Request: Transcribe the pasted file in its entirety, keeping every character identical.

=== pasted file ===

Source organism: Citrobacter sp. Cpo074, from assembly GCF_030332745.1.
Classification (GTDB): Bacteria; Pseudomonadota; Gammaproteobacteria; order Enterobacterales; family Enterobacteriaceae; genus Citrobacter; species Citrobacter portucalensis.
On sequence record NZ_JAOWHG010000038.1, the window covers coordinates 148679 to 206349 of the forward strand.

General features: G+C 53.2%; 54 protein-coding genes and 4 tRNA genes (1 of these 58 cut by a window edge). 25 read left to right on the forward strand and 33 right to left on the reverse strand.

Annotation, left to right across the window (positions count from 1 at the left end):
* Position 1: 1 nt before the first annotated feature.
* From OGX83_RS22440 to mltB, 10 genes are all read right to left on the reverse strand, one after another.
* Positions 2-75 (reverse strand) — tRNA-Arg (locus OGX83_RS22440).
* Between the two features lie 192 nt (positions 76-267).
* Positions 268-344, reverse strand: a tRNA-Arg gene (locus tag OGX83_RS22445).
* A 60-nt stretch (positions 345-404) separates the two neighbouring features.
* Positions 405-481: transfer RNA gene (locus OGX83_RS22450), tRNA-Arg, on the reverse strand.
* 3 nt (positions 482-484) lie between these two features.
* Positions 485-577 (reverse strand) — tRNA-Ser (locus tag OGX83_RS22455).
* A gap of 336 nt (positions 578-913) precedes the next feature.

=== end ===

Source organism: Citrobacter sp. Cpo074, from assembly GCF_030332745.1.
Classification (GTDB): Bacteria; Pseudomonadota; Gammaproteobacteria; order Enterobacterales; family Enterobacteriaceae; genus Citrobacter; species Citrobacter portucalensis.
On sequence record NZ_JAOWHG010000038.1, the window covers coordinates 148679 to 206349 of the forward strand.

General features: G+C 53.2%; 54 protein-coding genes and 4 tRNA genes (1 of these 58 cut by a window edge). 25 read left to right on the forward strand and 33 right to left on the reverse strand.

Annotation, left to right across the window (positions count from 1 at the left end):
* Position 1: 1 nt before the first annotated feature.
* From OGX83_RS22440 to mltB, 10 genes are all read right to left on the reverse strand, one after another.
* Positions 2-75 (reverse strand) — tRNA-Arg (locus OGX83_RS22440).
* Between the two features lie 192 nt (positions 76-267).
* Positions 268-344, reverse strand: a tRNA-Arg gene (locus tag OGX83_RS22445).
* A 60-nt stretch (positions 345-404) separates the two neighbouring features.
* Positions 405-481: transfer RNA gene (locus OGX83_RS22450), tRNA-Arg, on the reverse strand.
* 3 nt (positions 482-484) lie between these two features.
* Positions 485-577 (reverse strand) — tRNA-Ser (locus tag OGX83_RS22455).
* A gap of 336 nt (positions 578-913) precedes the next feature.